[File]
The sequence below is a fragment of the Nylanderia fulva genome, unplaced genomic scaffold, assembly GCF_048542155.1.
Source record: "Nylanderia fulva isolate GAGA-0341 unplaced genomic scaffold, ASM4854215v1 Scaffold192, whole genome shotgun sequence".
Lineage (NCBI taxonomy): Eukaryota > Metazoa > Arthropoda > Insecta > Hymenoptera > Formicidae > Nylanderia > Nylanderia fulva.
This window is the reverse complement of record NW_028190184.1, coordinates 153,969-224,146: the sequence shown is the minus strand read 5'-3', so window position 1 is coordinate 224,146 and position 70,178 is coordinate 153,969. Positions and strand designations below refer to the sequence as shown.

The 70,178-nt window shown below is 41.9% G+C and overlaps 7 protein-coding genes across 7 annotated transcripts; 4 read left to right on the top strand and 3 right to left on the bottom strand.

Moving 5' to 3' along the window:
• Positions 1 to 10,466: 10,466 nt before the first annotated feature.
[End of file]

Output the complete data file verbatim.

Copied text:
The sequence below is a fragment of the Nylanderia fulva genome, unplaced genomic scaffold, assembly GCF_048542155.1.
Source record: "Nylanderia fulva isolate GAGA-0341 unplaced genomic scaffold, ASM4854215v1 Scaffold192, whole genome shotgun sequence".
Lineage (NCBI taxonomy): Eukaryota > Metazoa > Arthropoda > Insecta > Hymenoptera > Formicidae > Nylanderia > Nylanderia fulva.
This window is the reverse complement of record NW_028190184.1, coordinates 153,969-224,146: the sequence shown is the minus strand read 5'-3', so window position 1 is coordinate 224,146 and position 70,178 is coordinate 153,969. Positions and strand designations below refer to the sequence as shown.

The 70,178-nt window shown below is 41.9% G+C and overlaps 7 protein-coding genes across 7 annotated transcripts; 4 read left to right on the top strand and 3 right to left on the bottom strand.

Moving 5' to 3' along the window:
• Positions 1 to 10,466: 10,466 nt before the first annotated feature.